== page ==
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SIMES researchers study complex, novel materials that could transform the energy landscape by making computing much more efficient or transmitting power over long distances with no loss, for instance.

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Polarons, bubbles of distortion in a perovskite lattice.

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Spiraling laser light reveals how topological insulators lose their ability to conduct electric current on their surfaces.

: Against a black background, thin, glowing red wires at top impinge on the hexagonal surface of a translucent mass. Small white dots travel along the edges of the surface in two directions. Within the mass, two orange cones meet at their tips.
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Waves of magnetic excitation sweep through this exciting new material whether it’s in superconducting mode or not – another possible clue to how unconventional...

A brightly colored top is seen spinning between two layers of gray, purple and red spheres representing atoms in a nickel oxide superconductor.
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Researchers discover they contain a phase of quantum matter, known as charge density waves, that’s common in other unconventional superconductors. In other ways, though...

Artist's illustration shows quantum states called superconductivity and charge density waves atop an atomic lattice of balls and sticks
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X-ray laser experiments show that intense light distorts the structure of a thermoelectric material in a unique way, opening a new avenue for controlling...

Illustration shows two ball-and-stick molecules in pink and red separated by a blurred streak representing how the first structure is slightly deformed into the second.
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The results cap 15 years of detective work aimed at understanding how these materials transition into a superconducting state where they can conduct electricity...

Conceptual illlustration showing a beam of light entering from the right and hitting a material, ejecting a sphere representing an electron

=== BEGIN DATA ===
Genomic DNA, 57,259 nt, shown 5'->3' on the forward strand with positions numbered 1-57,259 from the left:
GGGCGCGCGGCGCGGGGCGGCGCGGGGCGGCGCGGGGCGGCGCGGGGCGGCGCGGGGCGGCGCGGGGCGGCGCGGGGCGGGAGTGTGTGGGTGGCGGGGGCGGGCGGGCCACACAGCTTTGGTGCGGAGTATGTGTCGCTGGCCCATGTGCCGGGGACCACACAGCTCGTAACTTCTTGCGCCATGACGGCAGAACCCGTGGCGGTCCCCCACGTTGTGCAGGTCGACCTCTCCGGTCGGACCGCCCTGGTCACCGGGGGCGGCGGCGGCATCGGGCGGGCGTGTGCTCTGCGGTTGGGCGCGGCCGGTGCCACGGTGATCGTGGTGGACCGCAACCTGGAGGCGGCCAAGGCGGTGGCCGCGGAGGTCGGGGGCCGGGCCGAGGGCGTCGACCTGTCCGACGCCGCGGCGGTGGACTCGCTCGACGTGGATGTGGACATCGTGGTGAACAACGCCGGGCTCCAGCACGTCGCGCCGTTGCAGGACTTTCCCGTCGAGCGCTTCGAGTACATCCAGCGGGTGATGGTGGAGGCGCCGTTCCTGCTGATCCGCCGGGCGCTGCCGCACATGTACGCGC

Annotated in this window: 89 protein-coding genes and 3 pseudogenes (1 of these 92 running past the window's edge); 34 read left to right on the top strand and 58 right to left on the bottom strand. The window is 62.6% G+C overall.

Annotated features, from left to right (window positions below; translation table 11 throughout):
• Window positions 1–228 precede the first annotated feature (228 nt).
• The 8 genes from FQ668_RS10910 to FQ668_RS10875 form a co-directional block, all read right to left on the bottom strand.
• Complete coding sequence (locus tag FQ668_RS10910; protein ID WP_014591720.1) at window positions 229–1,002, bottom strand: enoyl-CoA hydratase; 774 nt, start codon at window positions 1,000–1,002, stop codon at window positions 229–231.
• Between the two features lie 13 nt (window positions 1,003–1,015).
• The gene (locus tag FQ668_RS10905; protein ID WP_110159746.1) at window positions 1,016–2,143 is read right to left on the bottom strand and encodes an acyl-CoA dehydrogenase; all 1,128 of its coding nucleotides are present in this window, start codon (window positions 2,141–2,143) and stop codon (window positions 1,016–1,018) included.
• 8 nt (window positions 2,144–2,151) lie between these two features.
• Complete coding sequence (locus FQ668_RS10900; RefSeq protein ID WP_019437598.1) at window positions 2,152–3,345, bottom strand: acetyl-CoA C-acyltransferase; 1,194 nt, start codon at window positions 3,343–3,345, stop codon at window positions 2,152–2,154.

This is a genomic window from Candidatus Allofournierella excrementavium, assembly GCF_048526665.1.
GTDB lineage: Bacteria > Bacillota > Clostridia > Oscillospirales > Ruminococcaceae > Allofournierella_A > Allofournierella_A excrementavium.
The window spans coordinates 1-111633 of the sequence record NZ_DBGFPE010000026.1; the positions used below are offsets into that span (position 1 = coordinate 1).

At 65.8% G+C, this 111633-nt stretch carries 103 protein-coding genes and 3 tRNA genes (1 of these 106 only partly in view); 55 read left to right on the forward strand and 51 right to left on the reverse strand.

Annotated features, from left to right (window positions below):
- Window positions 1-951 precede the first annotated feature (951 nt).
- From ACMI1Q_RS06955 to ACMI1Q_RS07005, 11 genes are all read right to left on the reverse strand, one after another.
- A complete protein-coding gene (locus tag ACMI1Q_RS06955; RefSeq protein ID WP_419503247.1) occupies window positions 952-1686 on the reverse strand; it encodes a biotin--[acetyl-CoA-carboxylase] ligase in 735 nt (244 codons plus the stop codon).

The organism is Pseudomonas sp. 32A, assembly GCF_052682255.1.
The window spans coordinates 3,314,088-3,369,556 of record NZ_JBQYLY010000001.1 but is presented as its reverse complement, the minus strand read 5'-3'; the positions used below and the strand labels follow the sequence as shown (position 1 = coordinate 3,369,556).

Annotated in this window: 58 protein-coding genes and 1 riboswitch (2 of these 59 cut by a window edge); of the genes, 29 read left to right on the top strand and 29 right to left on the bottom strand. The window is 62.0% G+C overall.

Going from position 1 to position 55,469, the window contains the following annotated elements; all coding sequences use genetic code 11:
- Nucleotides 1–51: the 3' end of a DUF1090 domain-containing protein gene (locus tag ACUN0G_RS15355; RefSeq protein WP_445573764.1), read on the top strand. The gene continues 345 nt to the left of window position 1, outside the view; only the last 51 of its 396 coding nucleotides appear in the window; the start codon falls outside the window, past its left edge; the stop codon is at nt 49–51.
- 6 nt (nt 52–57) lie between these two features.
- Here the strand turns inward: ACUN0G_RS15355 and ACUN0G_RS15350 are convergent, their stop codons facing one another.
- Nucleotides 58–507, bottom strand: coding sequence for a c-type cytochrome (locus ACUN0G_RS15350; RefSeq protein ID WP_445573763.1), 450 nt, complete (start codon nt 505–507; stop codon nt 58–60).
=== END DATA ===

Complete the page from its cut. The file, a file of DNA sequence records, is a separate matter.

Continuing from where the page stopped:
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Cryo-EM snapshots of the solid-electrolyte interphase, or SEI, reveal its natural swollen state and offer a new approach to lithium-metal battery design.

A battery's liquid electrolyte clings to small holes in a cryo-EM sample holder.
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Islands of inactive lithium creep like worms to reconnect with their electrodes, restoring a battery’s capacity and lifespan.

Conceptual illustration shows an EKG-like pulse of energy flatlining as it enters a battery, then coming back to life as it exits
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Topological insulators conduct electricity on their surfaces but not through their interiors. SLAC scientists discovered that high harmonic generation produces a unique signature from...

A counterclockwise pattern of swirling arrows This pattern of arrows representing the combined spin and momentum of electrons in the surface layer of a topological insulator
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Spawned by the spins of electrons in magnetic materials, these tiny whirlpools behave like independent particles and could be the future of computing. Experiments...

Illustration of skyrmions -- little whirlpools of magnetism formed by the spins of atoms.
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Much like crystallizing rock candy from sugar syrup, the new method grows 2D perovskites precisely layered with other 2D materials to produce crystals with...

Illustration of layers of 2D materials assembling themselves from chemicals tumbling in water
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The chemically controlled chains reveal an ultrastrong attraction between electrons that may help cuprate superconductors carry electrical current with no loss at relatively high...

An illustration showing a 1D chain of carbon and oxygen molecules with red springs representing natural vibrations in their atomic lattice.
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Anchoring individual iridium atoms on the surface of a catalytic particle boosted its performance in carrying out a reaction that’s been a bottleneck for...

Alt text: Illustration showing surface of a catalyst as a lattice work of atoms, with single iridium molecules held above it on tiny 8-sided structures to facilitate splitting of water molecules seen floating above